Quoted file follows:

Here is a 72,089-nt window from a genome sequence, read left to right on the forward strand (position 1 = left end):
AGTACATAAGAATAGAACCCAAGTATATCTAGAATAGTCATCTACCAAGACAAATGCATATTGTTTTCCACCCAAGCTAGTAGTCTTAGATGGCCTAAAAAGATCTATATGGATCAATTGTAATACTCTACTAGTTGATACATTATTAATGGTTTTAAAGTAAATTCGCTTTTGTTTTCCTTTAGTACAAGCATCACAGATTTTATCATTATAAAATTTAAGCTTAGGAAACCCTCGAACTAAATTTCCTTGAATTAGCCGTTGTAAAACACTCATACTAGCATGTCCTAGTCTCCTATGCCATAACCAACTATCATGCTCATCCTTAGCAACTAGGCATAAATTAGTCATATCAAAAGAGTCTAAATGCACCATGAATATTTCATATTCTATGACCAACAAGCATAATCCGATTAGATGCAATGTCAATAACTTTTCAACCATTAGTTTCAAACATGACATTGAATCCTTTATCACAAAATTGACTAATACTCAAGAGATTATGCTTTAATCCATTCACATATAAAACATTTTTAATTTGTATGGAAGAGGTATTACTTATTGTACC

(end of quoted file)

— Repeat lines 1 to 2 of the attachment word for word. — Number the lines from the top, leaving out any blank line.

Here is a 72,089-nt window from a genome sequence, read left to right on the forward strand (position 1 = left end):
AGTACATAAGAATAGAACCCAAGTATATCTAGAATAGTCATCTACCAAGACAAATGCATATTGTTTTCCACCCAAGCTAGTAGTCTTAGATGGCCTAAAAAGATCTATATGGATCAATTGTAATACTCTACTAGTTGATACATTATTAATGGTTTTAAAGTAAATTCGCTTTTGTTTTCCTTTAGTACAAGCATCACAGATTTTATCATTATAAAATTTAAGCTTAGGAAACCCTCGAACTAAATTTCCTTGAATTAGCCGTTGTAAAACACTCATACTAGCATGTCCTAGTCTCCTATGCCATAACCAACTATCATGCTCATCCTTAGCAACTAGGCATAAATTAGTCATATCAAAAGAGTCTAAATGCACCATGAATATTTCATATTCTATGACCAACAAGCATAATCCGATTAGATGCAATGTCAATAACTTTTCAACCATTAGTTTCAAACATGACATTGAATCCTTTATCACAAAATTGACTAATACTCAAGAGATTATGCTTTAATCCATTCACATATAAAACATTTTTAATTTGTATGGAAGAGGTATTACTTATTGTACC